You’re a landlord, and your tenant is selling knock-off merchandise that violates copyright or trademark laws. In some other countries, the landlord’s liability for such violations has been the subject of court proceedings. Is Canada next?
Could a Canadian landlord be found liable for its tenants’ infringement of copyright and trademarks rights? While Canadian courts have not yet dealt with this issue, it has been considered in other jurisdictions, with conflicting results.
A look abroad
In China, the landlord of the Silk Market was found liable for its tenants’ trademark infringement in a proceeding brought by North Face. The Beijing No. 2 Intermediate People’s Court held that the landlord had an obligation to strictly manage the market, including a duty to verify the source of goods and the authenticity and legality of the proof of trademark authorization. In an earlier decision, the Beijing High People’s Court had upheld a decision of the Supreme People’s Court in holding a landlord and tenant stallholders jointly liable for trademark infringement.
By contrast, the Australian Federal Court held that it is not reasonable to expect landlords to police trademark infringement and that landlords could not be expected to be able to distinguish between counterfeit and authentic goods. The Court held that there was a difference between the legal right of a landlord to control the range of goods being sold on its premises, and the ability to permanently control the actions of its tenants to halt all trademark infringement. It went further and held that landlords could not be held liable for their tenants’ conduct except in the case of the most blatant misconduct. Closer to home, in February 2008, police raided three buildings known as the “Counterfeit Triangle” in New York City, seizing goods with a street value of more than $1 million, and obtaining an order temporarily closing the 32 stores. The stores were all in buildings owned by the same landlord, and the merchandise included Burberry, Coach, Fendi, Gucci and Prada knock-offs, according to police. The status of the landlord’s liability in that case has not been settled.
A Canadian Perspective
A Canadian court has not finally determined the issue of a landlord’s liability for trademark or copyright infringement. However, following international cases, it appears that a finding of liability would depend on three factors: the knowledge of the landlord, the control by the landlord, and the financial benefit to the landlord.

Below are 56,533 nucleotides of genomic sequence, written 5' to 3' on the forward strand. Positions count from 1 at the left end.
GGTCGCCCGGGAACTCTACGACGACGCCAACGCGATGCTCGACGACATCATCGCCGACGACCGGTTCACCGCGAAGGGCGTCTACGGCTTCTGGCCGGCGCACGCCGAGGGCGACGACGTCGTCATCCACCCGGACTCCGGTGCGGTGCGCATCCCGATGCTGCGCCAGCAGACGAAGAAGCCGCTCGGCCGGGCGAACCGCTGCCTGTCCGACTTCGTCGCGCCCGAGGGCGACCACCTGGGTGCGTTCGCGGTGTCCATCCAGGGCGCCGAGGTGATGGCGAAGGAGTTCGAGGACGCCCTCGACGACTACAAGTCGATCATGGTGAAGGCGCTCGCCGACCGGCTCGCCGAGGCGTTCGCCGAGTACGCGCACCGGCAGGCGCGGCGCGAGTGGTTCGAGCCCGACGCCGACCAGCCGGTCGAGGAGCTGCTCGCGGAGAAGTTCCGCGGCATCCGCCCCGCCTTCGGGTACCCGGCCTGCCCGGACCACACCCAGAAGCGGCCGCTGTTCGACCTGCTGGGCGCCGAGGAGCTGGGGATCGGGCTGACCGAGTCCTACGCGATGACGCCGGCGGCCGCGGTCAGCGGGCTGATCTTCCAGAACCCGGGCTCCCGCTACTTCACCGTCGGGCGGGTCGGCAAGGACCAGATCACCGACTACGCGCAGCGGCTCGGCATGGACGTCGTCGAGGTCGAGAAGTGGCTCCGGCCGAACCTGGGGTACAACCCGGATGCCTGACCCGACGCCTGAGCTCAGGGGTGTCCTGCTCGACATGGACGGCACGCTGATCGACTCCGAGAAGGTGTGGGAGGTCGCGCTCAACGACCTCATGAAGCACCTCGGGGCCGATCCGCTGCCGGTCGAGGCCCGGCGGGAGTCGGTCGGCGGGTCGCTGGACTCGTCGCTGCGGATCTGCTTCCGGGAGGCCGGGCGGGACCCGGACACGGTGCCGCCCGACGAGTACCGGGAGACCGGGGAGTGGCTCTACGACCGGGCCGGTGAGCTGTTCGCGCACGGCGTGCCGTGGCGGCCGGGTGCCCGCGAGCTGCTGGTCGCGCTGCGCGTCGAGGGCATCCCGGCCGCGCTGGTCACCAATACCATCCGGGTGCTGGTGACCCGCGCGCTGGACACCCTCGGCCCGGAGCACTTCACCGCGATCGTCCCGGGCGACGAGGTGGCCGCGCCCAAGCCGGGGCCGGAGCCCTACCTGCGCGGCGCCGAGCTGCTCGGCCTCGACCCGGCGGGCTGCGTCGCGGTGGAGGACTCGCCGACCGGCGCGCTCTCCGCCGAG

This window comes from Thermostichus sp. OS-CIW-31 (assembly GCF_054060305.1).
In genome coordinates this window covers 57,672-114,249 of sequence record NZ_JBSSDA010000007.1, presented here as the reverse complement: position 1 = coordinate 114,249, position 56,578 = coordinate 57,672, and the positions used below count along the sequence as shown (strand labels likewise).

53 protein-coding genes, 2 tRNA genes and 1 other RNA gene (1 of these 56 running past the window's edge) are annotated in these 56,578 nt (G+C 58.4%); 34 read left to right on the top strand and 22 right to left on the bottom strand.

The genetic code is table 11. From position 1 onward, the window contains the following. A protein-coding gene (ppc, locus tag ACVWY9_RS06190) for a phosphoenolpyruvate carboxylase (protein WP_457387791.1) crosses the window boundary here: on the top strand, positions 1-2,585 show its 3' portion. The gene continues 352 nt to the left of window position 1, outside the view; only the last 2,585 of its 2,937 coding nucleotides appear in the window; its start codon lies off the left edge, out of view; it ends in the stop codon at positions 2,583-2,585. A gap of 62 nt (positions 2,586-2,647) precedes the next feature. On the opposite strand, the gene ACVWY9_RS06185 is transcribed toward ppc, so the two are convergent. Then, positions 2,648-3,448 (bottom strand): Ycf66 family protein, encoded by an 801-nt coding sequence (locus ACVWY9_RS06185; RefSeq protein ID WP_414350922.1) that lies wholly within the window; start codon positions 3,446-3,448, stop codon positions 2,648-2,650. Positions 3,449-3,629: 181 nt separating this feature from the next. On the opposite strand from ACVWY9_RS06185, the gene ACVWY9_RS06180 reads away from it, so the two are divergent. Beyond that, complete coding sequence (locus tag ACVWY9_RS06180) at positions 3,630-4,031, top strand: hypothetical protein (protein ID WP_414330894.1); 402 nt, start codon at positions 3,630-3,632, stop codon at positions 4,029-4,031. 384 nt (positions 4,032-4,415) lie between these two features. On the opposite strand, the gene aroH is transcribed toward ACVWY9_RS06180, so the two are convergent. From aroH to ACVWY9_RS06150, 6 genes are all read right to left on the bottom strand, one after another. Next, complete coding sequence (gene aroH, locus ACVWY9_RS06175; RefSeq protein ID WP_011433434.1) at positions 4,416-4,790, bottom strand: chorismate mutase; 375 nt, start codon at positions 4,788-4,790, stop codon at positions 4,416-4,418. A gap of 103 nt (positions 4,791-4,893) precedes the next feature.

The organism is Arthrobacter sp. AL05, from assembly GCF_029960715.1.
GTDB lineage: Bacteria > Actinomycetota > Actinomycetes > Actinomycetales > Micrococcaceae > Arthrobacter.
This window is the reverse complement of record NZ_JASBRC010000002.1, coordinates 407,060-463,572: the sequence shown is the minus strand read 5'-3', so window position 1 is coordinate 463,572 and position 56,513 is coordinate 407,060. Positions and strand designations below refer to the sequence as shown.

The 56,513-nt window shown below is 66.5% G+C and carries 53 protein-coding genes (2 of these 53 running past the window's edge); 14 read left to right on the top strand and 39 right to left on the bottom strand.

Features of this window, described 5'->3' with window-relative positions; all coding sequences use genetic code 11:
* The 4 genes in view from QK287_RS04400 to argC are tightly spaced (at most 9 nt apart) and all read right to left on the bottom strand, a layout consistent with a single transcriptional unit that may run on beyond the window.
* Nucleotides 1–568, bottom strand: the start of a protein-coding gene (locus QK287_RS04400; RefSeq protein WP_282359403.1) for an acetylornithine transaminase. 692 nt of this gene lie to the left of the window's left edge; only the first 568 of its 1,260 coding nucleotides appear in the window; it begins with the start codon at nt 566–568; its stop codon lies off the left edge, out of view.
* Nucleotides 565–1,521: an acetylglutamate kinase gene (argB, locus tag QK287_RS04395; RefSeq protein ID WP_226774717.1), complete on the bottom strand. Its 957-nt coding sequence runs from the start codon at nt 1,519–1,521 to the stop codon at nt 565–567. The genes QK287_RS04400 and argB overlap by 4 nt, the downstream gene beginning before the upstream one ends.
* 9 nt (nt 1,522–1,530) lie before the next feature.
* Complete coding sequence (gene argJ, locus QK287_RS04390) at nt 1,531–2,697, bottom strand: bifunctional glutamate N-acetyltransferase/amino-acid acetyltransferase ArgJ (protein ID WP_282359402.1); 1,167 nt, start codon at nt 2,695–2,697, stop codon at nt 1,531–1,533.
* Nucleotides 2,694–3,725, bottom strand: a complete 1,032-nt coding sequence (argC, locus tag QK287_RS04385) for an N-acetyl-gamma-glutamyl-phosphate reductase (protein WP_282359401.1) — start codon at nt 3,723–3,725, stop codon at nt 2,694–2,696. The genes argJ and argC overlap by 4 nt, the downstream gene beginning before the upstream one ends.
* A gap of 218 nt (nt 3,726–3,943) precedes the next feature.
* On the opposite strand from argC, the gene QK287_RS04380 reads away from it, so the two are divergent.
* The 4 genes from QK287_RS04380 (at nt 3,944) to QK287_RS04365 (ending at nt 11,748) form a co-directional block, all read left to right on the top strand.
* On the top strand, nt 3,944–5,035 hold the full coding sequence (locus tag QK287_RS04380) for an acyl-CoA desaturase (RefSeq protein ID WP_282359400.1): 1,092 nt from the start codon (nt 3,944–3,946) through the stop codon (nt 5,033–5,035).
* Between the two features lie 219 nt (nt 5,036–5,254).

Canadian landlords have reported receiving cease and desist letters from major brands advising that certain tenants were infringing trademark and copyright rights, and that the landlord would be held liable. These cease and desist letters are likely designed to prevent landlords from claiming they never had knowledge of the activities on their premises. The more knowledge a landlord has about particular instances of infringement by its tenants, the more likely it will be held liable. If you receive such a letter, be sure to clarify the purpose of the cease and desist letter with the sender. Recently, a landlord was able to sufficiently address the cease and desist letter by providing the sender with information regarding the particular tenant, which enabled the sender to go after the tenant directly.
In the North Face case in China, the government agency in charge of industry and commerce had previously directed the landlord to review the effectiveness of its tenants’ trademark authorizations and check the legal identity of its tenants and their business licenses. These types of obligations are not imposed on Canadian landlords, resulting in less likelihood of liability in most cases.
In the U.S., the operator of a flea market was found liable for the infringing activities of its tenants. The Court found that the landlord had knowledge of the infringing activities, and that it engaged in various other “policing” activities. As well, the landlord derived financial benefits from the infringing activities by booth rental, booth reservations, admission fees and concession sales. While the landlord at a shopping mall does not derive the same sort of financial benefits from its tenants (i.e. no admission fees), it’s arguable that a percentage rent scheme could tie a landlord’s financial benefit to the success of its tenants.
Assess your liability risk
While the issue of a landlord’s liability for trademark or copyright infringement has not been finally determined in Canadian courts, given the international jurisprudence, it is likely just a matter of time before it is. If you have retail tenants, a liability assessment may be in order. The more knowledge of the infringing activities that you have, and the more control over your tenant’s business and the more financial benefit you derive from the infringing activities, the greater your risk of liability.